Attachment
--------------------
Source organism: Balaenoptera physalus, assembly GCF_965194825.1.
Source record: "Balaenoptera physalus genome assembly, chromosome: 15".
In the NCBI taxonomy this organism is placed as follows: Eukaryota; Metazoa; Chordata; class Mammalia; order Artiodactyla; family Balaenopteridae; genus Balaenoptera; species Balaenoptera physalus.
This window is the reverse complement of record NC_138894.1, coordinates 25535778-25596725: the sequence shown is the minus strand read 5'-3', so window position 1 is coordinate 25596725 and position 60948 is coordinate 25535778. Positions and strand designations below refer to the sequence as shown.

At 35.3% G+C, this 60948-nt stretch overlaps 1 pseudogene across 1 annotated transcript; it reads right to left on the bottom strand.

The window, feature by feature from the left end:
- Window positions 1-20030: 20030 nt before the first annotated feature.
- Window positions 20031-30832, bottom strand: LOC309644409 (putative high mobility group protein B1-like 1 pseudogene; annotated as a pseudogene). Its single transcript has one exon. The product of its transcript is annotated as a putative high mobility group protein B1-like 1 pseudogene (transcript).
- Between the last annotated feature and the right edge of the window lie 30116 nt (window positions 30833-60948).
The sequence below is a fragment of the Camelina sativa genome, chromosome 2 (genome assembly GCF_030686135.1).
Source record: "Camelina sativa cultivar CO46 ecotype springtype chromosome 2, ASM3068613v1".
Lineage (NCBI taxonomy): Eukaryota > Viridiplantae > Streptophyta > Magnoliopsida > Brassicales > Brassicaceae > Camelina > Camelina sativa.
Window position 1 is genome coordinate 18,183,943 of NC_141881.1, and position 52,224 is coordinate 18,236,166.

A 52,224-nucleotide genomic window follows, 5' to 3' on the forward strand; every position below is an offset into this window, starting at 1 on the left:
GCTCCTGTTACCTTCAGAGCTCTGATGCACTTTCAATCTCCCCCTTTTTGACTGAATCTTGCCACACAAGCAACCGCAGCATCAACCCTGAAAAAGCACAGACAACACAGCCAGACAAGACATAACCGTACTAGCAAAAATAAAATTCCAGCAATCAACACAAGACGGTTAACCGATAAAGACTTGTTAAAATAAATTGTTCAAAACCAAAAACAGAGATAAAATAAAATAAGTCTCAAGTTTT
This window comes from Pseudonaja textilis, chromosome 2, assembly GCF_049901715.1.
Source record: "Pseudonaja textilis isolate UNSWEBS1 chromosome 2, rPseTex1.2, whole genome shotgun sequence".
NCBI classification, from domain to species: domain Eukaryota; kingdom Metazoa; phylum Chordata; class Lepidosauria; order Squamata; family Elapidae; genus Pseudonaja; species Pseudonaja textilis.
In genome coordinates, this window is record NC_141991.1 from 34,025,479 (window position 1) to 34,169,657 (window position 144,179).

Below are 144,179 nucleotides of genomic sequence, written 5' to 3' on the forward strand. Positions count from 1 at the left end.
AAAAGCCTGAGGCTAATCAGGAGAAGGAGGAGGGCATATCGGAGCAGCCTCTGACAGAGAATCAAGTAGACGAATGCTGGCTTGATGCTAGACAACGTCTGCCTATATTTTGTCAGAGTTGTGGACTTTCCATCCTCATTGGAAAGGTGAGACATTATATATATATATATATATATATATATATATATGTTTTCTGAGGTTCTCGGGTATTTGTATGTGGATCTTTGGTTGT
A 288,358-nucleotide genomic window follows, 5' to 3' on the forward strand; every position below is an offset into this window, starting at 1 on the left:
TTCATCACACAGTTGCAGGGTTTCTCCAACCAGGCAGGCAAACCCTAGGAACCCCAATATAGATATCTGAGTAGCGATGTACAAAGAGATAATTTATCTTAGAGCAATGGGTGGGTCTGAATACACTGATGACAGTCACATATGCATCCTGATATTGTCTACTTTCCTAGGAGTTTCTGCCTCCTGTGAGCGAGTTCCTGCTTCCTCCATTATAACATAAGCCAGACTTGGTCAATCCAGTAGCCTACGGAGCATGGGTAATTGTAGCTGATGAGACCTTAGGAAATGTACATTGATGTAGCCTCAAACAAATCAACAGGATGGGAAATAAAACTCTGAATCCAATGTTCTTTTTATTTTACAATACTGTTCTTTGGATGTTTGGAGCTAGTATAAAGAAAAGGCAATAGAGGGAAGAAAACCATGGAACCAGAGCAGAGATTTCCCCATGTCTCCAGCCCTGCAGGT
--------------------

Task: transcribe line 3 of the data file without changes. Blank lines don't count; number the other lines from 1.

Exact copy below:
In the NCBI taxonomy this organism is placed as follows: Eukaryota; Metazoa; Chordata; class Mammalia; order Artiodactyla; family Balaenopteridae; genus Balaenoptera; species Balaenoptera physalus.